It's not illegal for a member of Congress to create a charity, raise funds for it and then hand out checks to deserving causes, usually in his or her district or state. Many high-profile politicians such as Rep. Tom Delay, Sen. Bill Frist, Sen. Rick Santorum and Sen. Ted Stevens have such charities. But not everybody thinks they are as benign as they appear. In March Sen. Max Baucus, D-Mont., proposed a set of limits on how members of Congress use their own charities, but his amendment never got out of the Senate Finance Committee.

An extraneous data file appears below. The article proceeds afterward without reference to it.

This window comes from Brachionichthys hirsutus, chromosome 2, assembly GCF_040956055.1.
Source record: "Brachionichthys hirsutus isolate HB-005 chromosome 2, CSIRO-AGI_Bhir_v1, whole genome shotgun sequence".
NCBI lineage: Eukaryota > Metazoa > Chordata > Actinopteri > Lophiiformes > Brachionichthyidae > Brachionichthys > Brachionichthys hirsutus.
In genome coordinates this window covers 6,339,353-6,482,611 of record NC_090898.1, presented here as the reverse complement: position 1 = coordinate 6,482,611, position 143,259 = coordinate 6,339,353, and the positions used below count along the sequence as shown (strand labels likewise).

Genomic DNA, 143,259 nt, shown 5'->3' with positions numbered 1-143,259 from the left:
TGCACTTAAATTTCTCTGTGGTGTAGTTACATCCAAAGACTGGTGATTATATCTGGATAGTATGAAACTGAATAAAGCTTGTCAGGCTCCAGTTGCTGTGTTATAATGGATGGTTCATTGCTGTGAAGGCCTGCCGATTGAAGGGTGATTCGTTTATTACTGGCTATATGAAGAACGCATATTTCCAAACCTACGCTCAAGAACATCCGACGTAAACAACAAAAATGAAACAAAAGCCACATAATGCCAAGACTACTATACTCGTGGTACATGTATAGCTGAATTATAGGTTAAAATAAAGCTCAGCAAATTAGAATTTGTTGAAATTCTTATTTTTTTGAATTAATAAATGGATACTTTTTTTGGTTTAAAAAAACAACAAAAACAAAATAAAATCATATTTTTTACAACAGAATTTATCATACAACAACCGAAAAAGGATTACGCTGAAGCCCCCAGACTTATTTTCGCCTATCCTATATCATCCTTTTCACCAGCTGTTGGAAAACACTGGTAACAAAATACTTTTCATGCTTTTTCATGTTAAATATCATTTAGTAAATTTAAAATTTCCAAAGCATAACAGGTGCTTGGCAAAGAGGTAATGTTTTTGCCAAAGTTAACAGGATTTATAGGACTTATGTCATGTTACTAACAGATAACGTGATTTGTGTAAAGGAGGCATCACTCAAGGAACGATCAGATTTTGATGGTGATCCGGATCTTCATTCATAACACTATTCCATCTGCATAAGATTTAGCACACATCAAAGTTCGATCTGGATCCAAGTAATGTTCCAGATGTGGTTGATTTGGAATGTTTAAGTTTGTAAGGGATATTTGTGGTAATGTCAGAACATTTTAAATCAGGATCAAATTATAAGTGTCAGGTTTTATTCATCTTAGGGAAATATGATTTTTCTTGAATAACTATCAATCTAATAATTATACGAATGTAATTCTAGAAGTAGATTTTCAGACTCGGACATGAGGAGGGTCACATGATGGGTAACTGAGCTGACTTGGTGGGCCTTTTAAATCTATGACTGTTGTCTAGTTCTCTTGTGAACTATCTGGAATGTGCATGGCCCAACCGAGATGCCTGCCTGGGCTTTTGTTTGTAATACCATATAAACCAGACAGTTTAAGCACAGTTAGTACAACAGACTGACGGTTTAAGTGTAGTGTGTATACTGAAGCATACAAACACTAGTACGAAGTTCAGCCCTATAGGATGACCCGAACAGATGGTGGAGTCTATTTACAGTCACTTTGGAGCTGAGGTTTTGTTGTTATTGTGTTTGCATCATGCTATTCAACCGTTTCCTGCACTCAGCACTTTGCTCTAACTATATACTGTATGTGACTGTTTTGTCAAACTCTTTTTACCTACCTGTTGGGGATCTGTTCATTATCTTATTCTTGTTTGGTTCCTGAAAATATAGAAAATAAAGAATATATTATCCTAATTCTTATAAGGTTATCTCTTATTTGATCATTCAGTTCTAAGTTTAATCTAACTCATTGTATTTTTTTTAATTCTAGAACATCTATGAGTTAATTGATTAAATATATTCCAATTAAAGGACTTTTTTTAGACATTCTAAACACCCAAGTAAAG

What could possibly be wrong with a congressman or senator having "another strategy for public service," as Steve Gunderson, president of the Council on Foundations, describes such charities? While these charities often do noble work, they can serve an ignoble purpose when they are too closely connected to a politician's political activities. Rick Cohen, executive director of the National Committee for Responsive Philanthropy, points out that these charities often become conduits for cash from and face-time with lobbyists.